3. Accepted Manuscript published: April 18, 2023 (version 1)
  4. Version of Record published: May 10, 2023 (version 2)


This is an open-access article, free of all copyright, and may be freely reproduced, distributed, transmitted, modified, built upon, or otherwise used by anyone for any lawful purpose. The work is made available under the Creative Commons CC0 public domain dedication.


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  1. Rebecca Luckett
  2. Sarah Feldman
  3. Yin Ling Woo
  4. Anna-Barbara Moscicki
  5. Anna R Giuliano
  6. Silvia de Sanjosé
  7. Andreas M Kaufmann
  8. Shuk On Annie Leung
  9. Francisco Garcia
  10. Karen Chan
  11. Neerja Bhatla
  12. Margaret Stanley
  13. Julia Brotherton
  14. Joel Palefsky
  15. Suzanne Garland
  16. on behalf of the International Papillomavirus Society (IPVS) Policy Committee
Point of View: COVID-19 as a catalyst for reimagining cervical cancer prevention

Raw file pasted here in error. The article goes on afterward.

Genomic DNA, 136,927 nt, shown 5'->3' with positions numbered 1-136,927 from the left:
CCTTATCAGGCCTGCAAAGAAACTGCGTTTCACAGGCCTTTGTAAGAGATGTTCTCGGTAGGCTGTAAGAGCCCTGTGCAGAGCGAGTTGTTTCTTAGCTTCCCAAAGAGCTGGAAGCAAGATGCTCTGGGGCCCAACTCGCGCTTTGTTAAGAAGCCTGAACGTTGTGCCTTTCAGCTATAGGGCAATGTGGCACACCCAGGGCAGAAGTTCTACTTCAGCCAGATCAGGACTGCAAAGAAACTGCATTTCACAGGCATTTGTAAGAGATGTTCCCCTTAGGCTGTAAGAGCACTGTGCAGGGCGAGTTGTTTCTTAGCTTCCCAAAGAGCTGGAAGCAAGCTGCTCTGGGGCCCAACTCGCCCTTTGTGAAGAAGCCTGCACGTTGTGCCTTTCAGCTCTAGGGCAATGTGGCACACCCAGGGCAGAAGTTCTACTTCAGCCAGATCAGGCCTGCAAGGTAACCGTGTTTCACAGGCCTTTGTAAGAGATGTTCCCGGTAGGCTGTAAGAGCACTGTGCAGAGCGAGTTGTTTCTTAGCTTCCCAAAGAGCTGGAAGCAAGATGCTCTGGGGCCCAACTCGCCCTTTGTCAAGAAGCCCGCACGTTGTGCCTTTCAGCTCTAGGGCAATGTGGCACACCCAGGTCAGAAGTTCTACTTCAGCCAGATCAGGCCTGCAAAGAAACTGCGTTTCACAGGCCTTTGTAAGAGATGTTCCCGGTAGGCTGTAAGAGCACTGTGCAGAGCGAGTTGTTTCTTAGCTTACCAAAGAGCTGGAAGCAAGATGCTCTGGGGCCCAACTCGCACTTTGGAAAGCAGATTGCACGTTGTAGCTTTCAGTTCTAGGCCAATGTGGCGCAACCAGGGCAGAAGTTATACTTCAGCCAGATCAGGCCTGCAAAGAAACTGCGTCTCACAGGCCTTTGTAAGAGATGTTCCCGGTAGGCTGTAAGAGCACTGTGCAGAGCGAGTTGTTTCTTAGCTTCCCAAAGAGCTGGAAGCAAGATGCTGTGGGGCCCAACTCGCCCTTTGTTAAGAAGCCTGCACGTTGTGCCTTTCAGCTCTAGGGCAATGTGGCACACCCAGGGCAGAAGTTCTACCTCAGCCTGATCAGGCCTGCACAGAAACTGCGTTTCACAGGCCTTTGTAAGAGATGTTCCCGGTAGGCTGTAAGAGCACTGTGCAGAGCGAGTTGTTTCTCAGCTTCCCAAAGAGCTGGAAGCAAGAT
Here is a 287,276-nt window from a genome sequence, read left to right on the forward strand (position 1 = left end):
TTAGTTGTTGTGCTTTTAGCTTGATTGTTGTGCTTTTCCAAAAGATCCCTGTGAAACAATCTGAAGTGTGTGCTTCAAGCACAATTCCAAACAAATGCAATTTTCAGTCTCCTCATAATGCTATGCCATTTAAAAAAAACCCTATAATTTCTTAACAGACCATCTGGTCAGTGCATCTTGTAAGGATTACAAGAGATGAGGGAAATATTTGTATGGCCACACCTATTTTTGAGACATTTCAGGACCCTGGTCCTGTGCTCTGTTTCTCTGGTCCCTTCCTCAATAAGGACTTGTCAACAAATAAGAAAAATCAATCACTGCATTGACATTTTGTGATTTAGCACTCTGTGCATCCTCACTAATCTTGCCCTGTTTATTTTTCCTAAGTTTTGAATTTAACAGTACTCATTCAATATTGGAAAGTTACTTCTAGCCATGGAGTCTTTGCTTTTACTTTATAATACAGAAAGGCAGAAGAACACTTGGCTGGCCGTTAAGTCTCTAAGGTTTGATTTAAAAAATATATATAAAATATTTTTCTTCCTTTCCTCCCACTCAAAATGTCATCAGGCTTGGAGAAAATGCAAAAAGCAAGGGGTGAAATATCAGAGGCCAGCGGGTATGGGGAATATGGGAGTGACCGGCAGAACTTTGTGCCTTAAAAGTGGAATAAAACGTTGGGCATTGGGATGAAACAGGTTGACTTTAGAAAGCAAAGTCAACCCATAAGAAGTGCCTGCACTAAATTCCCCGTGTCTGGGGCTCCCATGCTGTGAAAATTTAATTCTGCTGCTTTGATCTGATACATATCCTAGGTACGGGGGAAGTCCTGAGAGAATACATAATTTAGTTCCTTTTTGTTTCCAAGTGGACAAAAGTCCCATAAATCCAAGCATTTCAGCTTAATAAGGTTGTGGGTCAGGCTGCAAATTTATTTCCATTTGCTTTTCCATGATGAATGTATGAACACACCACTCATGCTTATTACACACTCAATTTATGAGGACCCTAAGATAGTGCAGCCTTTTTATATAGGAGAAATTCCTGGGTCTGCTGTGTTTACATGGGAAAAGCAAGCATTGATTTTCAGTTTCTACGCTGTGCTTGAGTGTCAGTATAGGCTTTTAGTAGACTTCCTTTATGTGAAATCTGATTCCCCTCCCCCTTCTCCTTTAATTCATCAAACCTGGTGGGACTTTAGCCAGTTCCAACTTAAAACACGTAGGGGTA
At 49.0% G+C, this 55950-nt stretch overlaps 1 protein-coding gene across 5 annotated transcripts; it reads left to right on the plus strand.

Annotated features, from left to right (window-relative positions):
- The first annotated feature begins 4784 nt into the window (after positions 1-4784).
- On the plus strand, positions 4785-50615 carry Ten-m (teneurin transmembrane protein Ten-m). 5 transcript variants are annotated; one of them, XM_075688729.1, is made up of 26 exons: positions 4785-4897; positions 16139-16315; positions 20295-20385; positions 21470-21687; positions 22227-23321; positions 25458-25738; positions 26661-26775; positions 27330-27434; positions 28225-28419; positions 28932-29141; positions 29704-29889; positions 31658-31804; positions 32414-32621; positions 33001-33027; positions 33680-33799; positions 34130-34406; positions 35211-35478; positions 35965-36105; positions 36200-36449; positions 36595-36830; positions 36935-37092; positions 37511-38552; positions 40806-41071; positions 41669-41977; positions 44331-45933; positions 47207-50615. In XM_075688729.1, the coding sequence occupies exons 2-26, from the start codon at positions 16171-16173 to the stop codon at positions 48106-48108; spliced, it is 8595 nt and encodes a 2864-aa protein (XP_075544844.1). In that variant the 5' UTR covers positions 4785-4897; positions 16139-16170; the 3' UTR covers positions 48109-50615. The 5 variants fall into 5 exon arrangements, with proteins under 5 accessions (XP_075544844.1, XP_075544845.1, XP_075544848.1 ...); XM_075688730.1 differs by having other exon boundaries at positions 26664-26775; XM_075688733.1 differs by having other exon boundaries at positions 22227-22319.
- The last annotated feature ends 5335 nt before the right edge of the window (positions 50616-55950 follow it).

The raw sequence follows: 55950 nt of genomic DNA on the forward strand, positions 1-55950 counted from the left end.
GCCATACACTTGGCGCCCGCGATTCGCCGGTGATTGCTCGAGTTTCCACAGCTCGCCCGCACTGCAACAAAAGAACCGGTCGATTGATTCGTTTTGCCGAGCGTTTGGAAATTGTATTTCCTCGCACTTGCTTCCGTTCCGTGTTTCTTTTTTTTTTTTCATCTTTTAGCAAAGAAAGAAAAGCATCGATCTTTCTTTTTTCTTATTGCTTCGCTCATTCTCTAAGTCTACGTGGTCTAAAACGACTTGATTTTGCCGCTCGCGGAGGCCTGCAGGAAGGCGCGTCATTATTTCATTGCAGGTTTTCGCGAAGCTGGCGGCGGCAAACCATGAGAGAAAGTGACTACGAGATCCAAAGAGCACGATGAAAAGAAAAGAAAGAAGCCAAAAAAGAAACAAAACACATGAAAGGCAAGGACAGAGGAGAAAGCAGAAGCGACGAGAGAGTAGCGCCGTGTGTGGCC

eLife 12:e86266.

Further reading

    1. Epidemiology and Global Health
    Caroline Krag, Maria Saur Svane ... Tinne Laurberg
    Research Article


    Comorbidity with type 2 diabetes (T2D) results in worsening of cancer-specific and overall prognosis in colorectal cancer (CRC) patients. The treatment of CRC per se may be diabetogenic. We assessed the impact of different types of surgical cancer resections and oncological treatment on risk of T2D development in CRC patients.


    We developed a population-based cohort study including all Danish CRC patients, who had undergone CRC surgery between 2001 and 2018. Using nationwide register data, we identified and followed patients from date of surgery and until new onset of T2D, death, or end of follow-up.